}

    public void Save()
    {
        // This might mix DA concerns w/ UI concerns
    }
}

This approach is not a good solution in most of the contexts. The separation of concerns is poor and the costs of change will be high. Each time a new type of command will appear we need to change this client class. Even more, changes in the presentation logic may affect the Approve() or the Save() code, because all these are implemented in same class for all our commands.

Another way is to add these operations to each of the command classes. This would look like:

and the code like:

public class CommandsManager  
{
    readonly List<ICommand> commands = new List<ICommand>();

    public void ApproveAll()
    {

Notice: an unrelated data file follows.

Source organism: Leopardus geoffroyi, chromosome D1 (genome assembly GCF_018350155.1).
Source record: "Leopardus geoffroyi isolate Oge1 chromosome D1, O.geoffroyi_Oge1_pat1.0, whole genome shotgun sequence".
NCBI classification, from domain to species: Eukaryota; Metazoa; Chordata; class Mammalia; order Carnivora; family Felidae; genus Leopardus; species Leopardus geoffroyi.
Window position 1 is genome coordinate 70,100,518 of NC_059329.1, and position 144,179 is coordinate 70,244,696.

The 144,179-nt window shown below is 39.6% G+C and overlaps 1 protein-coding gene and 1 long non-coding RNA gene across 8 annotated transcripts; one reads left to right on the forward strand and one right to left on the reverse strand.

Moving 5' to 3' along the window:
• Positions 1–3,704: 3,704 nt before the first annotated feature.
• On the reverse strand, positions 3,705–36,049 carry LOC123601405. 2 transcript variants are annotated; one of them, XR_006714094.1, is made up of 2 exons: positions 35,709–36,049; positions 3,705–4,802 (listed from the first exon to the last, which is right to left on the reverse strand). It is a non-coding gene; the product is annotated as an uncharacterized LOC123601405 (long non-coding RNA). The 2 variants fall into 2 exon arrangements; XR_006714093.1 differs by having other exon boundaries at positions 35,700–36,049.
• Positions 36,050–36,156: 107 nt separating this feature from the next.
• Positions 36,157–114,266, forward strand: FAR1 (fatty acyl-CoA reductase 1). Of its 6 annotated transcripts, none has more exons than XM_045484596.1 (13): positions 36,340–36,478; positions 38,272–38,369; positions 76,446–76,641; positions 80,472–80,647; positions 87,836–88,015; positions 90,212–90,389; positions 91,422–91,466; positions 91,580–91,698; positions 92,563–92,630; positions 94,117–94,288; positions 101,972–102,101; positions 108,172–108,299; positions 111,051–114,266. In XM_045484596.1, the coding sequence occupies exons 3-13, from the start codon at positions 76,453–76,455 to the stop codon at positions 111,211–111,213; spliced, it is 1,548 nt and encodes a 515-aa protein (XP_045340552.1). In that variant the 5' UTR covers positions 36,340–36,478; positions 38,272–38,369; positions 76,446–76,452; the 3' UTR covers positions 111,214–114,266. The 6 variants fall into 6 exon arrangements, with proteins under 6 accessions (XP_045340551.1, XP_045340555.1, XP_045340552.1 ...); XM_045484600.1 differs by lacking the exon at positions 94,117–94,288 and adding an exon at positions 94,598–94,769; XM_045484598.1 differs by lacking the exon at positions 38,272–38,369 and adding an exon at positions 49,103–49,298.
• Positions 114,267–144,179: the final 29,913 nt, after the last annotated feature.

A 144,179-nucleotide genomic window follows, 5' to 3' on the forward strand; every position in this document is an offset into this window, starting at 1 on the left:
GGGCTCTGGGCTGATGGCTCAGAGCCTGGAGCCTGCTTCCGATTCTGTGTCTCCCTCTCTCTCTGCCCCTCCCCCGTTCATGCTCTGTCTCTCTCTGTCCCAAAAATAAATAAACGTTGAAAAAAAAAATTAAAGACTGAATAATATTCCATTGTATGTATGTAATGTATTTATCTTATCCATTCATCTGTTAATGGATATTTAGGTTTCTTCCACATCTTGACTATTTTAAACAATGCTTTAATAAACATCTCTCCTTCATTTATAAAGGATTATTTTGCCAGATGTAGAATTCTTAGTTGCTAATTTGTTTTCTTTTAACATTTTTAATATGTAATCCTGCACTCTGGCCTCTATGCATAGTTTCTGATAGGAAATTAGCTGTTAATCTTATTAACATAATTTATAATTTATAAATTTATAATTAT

foreach (var item in commands)
        {
            item.Approve();
        }
    }

    public void PrettyPrint()
    {
        foreach (var item in commands)
        {
            item.PrettyPrint();
        }
    }
}

class PurchaseOrderCommand : ICommand  
{
    public void Approve()
    {
        // Interact w/ the databse and use external services to process a new purchase order command
    }

    public void PrettyPrint()
    {
        Console.WriteLine($"Purchase order command: Product={Product} Quatity={Quantity}");
    }

    public Product Product { get; }
    public int Quantity { get;  }
}
...